But let fancy muster up all the discouraging circumstances, and set them in the most formidable light, to bar your way to a supposed duty ; for instance, It is very difficult; I want capacity, at least am so indisposed to it at present, that I shall make nothing of it ;' and then it will be attended with danger to my person, reputation, or peace ; and the opposition I am like to meet with is great,' &c. But after all, is the call of providence clear? Is the thing a plain duty ? Such a reason, conscience, and scripture, your office, character, or personal engagements, call upon you to discharge : If so, all the aforesaid objections are vain and delusive ; and you have nothing to do but to summon your courage, and, in dependence on divine help, to set about the business immediate ly and in good earnest, and in the best and wisest manner you can ; and you may depend upon it you will find the greatest difficulty to lie only in the first attempts ; these frightful appearances to be all visionary, the mere fig. ments of fancy, turning lambs into lions, and mole-hills into mountains ; and that nothing but sloth, folly, and self indulgence thus set your imagination on work to deter you from a plain duty.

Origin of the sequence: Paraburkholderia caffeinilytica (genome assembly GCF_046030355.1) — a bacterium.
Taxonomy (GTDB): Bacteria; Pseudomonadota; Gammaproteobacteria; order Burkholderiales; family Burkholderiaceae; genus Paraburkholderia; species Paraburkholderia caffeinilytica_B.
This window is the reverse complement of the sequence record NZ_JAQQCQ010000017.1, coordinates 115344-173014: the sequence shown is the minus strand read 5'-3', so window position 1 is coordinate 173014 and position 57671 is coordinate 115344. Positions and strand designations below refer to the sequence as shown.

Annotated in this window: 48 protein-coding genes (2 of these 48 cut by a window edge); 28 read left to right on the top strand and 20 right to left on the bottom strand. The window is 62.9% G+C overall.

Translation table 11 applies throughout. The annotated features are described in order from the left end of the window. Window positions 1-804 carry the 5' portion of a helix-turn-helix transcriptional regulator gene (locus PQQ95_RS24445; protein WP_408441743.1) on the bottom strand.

Your heart would deceive you,

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will Ward

but you have found out the cheat, and do not be imposed upon. Again, suppose the thing done ; consider

dan past; and whatever pains it may cost you, think whether it will not be abundantly recompensed from a consciousness of having acted right. It certainly will.

And the difficulties you now Aread, will enhance your future satisfaction. But think again how you will bear the reflections of your own mind, if you wilfully neglect a plain and necessary duty; whether this will not occasion you much more trouble than all the pains you might be at in performing it. And a wise man will always determine himself by the end; or by such a retrospective view of things, considered as past.